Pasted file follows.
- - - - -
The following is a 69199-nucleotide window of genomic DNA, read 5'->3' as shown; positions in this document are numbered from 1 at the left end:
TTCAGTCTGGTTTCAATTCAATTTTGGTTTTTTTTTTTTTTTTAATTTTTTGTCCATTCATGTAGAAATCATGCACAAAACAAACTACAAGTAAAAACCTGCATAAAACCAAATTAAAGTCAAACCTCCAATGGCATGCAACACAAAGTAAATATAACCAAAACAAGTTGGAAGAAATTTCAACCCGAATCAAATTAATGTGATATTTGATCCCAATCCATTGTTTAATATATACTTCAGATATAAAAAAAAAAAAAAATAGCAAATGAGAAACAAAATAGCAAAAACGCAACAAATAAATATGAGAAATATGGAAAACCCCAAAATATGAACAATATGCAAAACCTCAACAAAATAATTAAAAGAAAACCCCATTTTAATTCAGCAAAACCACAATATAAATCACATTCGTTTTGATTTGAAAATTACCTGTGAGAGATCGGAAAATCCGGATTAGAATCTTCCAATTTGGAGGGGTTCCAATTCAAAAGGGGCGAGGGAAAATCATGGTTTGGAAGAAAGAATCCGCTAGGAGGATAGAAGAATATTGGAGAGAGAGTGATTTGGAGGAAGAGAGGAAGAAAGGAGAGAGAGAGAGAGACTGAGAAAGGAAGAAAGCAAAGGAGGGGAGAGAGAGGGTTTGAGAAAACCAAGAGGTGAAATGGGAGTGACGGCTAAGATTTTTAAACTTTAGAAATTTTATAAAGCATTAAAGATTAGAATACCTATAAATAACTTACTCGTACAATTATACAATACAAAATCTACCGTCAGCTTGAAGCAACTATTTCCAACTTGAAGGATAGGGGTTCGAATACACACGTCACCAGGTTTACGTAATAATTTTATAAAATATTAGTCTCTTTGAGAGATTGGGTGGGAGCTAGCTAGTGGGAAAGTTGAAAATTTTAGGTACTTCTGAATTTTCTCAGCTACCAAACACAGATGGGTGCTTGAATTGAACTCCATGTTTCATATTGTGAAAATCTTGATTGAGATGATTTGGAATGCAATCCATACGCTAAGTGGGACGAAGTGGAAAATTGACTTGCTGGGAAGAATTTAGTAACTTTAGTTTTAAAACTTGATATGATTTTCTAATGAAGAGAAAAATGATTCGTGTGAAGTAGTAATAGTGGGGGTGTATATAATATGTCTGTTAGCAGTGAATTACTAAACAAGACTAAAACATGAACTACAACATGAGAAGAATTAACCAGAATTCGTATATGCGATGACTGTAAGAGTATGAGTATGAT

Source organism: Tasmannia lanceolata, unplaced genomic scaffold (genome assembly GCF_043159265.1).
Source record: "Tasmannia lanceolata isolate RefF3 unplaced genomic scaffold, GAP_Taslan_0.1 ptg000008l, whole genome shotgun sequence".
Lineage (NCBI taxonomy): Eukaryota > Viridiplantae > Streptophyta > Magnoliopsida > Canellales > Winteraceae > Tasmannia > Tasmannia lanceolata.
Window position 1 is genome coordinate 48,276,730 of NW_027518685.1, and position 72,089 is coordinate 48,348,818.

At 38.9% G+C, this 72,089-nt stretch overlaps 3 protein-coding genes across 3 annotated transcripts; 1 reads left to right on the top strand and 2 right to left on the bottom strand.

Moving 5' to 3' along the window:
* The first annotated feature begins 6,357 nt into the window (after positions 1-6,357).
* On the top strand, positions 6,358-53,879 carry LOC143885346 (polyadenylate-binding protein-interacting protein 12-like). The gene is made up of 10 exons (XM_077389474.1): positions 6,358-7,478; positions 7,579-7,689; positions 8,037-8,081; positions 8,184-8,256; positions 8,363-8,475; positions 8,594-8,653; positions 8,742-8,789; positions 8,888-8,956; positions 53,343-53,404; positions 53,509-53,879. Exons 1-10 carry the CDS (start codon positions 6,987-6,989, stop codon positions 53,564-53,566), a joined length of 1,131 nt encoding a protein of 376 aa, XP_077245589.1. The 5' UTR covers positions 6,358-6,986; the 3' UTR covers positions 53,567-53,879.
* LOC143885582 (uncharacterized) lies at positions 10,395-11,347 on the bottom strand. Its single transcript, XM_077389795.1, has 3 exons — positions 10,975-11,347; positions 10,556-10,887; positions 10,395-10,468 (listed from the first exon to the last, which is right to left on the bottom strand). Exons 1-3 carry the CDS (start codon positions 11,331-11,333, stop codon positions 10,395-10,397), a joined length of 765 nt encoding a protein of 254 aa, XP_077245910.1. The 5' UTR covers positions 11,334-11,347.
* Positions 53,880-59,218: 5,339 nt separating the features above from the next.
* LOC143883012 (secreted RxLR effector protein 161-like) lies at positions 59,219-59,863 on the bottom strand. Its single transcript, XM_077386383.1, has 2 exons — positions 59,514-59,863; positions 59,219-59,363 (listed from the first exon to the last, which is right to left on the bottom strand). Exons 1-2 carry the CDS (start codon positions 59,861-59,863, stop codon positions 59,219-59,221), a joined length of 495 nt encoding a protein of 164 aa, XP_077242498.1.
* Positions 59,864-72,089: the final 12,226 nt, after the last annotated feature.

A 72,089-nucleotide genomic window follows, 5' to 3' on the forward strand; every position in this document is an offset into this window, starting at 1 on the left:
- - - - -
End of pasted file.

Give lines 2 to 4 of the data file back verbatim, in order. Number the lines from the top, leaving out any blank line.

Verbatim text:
TTCAGTCTGGTTTCAATTCAATTTTGGTTTTTTTTTTTTTTTTAATTTTTTGTCCATTCATGTAGAAATCATGCACAAAACAAACTACAAGTAAAAACCTGCATAAAACCAAATTAAAGTCAAACCTCCAATGGCATGCAACACAAAGTAAATATAACCAAAACAAGTTGGAAGAAATTTCAACCCGAATCAAATTAATGTGATATTTGATCCCAATCCATTGTTTAATATATACTTCAGATATAAAAAAAAAAAAAAATAGCAAATGAGAAACAAAATAGCAAAAACGCAACAAATAAATATGAGAAATATGGAAAACCCCAAAATATGAACAATATGCAAAACCTCAACAAAATAATTAAAAGAAAACCCCATTTTAATTCAGCAAAACCACAATATAAATCACATTCGTTTTGATTTGAAAATTACCTGTGAGAGATCGGAAAATCCGGATTAGAATCTTCCAATTTGGAGGGGTTCCAATTCAAAAGGGGCGAGGGAAAATCATGGTTTGGAAGAAAGAATCCGCTAGGAGGATAGAAGAATATTGGAGAGAGAGTGATTTGGAGGAAGAGAGGAAGAAAGGAGAGAGAGAGAGAGACTGAGAAAGGAAGAAAGCAAAGGAGGGGAGAGAGAGGGTTTGAGAAAACCAAGAGGTGAAATGGGAGTGACGGCTAAGATTTTTAAACTTTAGAAATTTTATAAAGCATTAAAGATTAGAATACCTATAAATAACTTACTCGTACAATTATACAATACAAAATCTACCGTCAGCTTGAAGCAACTATTTCCAACTTGAAGGATAGGGGTTCGAATACACACGTCACCAGGTTTACGTAATAATTTTATAAAATATTAGTCTCTTTGAGAGATTGGGTGGGAGCTAGCTAGTGGGAAAGTTGAAAATTTTAGGTACTTCTGAATTTTCTCAGCTACCAAACACAGATGGGTGCTTGAATTGAACTCCATGTTTCATATTGTGAAAATCTTGATTGAGATGATTTGGAATGCAATCCATACGCTAAGTGGGACGAAGTGGAAAATTGACTTGCTGGGAAGAATTTAGTAACTTTAGTTTTAAAACTTGATATGATTTTCTAATGAAGAGAAAAATGATTCGTGTGAAGTAGTAATAGTGGGGGTGTATATAATATGTCTGTTAGCAGTGAATTACTAAACAAGACTAAAACATGAACTACAACATGAGAAGAATTAACCAGAATTCGTATATGCGATGACTGTAAGAGTATGAGTATGAT

Source organism: Tasmannia lanceolata, unplaced genomic scaffold (genome assembly GCF_043159265.1).
Source record: "Tasmannia lanceolata isolate RefF3 unplaced genomic scaffold, GAP_Taslan_0.1 ptg000008l, whole genome shotgun sequence".